כִּי נָח נַפְשֵׁיהּ דְּרַבִּי אֲבָהוּ אַחִיתוּ עַמּוּדֵי דְקֵסָרִי מַיָּא דְּרַבִּי יוֹסֵי שְׁפַעוּ מַרְזְבֵי דְצִיפּוֹרִי דְּמָא דְּרַבִּי יַעֲקֹב אִתְחֲמִיאוּ כּוֹכְבֵי בִּימָמָא דְּרַבִּי אַסִּי אִיעֲקַרוּ כׇּל אִילָנַיָּא דְּרַבִּי חִיָּיא נְחִיתוּ כֵּיפֵי דְנוּרָא מֵרְקִיעָא דְּרַבִּי מְנַחֵם בְּרַבִּי יוֹסֵי אִישְׁתַּעוֹ צַלְמָנַיָּיא וַהֲווֹ (לְמַחְלְצַיָּיא) The Gemara continues to discuss the death of the righteous: When Rabbi Abbahu passed away, the pillars of Caesarea, his city, ran with water as if they were shedding tears over him. When Rabbi Yosei passed away, the gutters of Tzippori, his city, flowed with blood. When Rabbi Ya’akov passed away, the stars were visible during the day. When Rabbi Asi passed away, all the trees were uprooted in a storm. When Rabbi Ḥiyya passed away, fiery stones fell from the sky. When Rabbi Menaḥem, son of Rabbi Yosei, passed away, the faces of the statues became smooth as if they had been smoothed with a plasterer’s trowel [meḥlatzaya].
דְּרַבִּי תַּנְחוּם בַּר חִיָּיא אִיתְקַצַּצוּ כֹּל אַנְדְּרָטַיָּא דְּרַבִּי אֶלְיָשִׁיב אִיחֲתַרוּ שִׁבְעִין מַחְתַּרְתָּא בִּנְהַרְדְּעָא דְּרַב הַמְנוּנָא נְחִיתוּ כֵּיפֵי דְבַרְדָּא מֵרְקִיעָא דְּרַבָּה וְרַב יוֹסֵף נְשׁוּק כֵּיפֵי דִפְרָת אַהֲדָדֵי דְּאַבָּיֵי וְרָבָא נְשׁוּק כֵּיפֵי דְּדִגְלַת אַהֲדָדֵי כִּי נָח נַפְשֵׁיהּ דְּרַבִּי מְשַׁרְשְׁיָא טְעוּן דִּיקְלֵי שִׁיצֵי When Rabbi Tanḥum bar Ḥiyya passed away, every statue [andartaya] of the king were mutilated. When Rabbi Elyashiv passed away, seventy tunnels of thieves were dug in Neharde’a, because as long as he was alive there were no thieves in the town due to his merit. When Rav Hamnuna passed away, hail stones fell from the sky. When Rabba and Rav Yosef passed away, the tops of the bridges of the Euphrates collapsed and touched each other. When Abaye and Rava passed away, the tops of the bridges of the Tigris collapsed and touched each other. When Rabbi Mesharshiyya passed away, the palm trees became laden with thorns [shitzei].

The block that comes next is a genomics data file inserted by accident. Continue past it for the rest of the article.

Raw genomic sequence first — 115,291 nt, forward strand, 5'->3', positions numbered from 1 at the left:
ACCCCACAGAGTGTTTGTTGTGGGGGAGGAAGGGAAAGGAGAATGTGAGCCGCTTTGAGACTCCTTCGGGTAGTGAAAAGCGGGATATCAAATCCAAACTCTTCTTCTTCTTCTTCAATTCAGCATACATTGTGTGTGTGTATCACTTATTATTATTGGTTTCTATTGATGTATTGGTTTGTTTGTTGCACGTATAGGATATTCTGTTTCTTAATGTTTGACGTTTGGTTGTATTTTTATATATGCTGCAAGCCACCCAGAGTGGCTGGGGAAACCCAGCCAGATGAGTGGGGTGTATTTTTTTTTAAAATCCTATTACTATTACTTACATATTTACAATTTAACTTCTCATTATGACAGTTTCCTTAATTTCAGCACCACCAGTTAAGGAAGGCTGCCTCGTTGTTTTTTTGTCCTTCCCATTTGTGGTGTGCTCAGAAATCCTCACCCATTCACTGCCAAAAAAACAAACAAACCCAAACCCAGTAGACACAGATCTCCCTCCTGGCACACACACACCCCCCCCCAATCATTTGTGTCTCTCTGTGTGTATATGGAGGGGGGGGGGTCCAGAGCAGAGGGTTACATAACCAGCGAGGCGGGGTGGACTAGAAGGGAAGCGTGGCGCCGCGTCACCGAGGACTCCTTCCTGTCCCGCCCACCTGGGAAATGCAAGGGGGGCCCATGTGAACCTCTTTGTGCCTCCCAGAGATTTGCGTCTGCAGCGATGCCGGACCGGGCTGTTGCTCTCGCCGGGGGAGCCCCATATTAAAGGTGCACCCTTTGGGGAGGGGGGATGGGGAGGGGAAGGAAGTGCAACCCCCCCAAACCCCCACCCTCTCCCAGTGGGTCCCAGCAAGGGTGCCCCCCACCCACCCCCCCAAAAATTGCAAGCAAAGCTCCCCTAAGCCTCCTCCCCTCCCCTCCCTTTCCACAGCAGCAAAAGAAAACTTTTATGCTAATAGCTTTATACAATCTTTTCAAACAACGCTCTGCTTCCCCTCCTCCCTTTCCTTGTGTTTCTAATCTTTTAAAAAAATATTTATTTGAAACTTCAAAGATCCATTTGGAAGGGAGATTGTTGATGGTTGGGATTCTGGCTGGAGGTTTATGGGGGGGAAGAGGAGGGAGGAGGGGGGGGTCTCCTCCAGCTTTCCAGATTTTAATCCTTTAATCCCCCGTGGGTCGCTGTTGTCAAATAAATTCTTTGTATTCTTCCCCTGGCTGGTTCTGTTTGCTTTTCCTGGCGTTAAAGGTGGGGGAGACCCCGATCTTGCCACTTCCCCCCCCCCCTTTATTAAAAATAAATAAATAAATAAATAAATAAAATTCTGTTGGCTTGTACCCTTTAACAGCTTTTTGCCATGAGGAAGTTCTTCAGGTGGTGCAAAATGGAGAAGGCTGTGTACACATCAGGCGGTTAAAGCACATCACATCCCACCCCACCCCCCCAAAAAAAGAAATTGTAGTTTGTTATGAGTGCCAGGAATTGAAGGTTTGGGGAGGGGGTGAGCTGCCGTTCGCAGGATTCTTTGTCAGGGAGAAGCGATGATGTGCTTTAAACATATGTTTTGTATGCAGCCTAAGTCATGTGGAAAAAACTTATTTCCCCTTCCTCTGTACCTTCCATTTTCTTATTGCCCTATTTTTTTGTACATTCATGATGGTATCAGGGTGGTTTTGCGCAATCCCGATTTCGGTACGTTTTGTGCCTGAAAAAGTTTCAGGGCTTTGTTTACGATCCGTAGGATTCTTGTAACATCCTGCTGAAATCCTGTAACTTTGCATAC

תָּנוּ רַבָּנַן § The Gemara returns to the subject of tearing garments in mourning: The Sages taught the following baraita: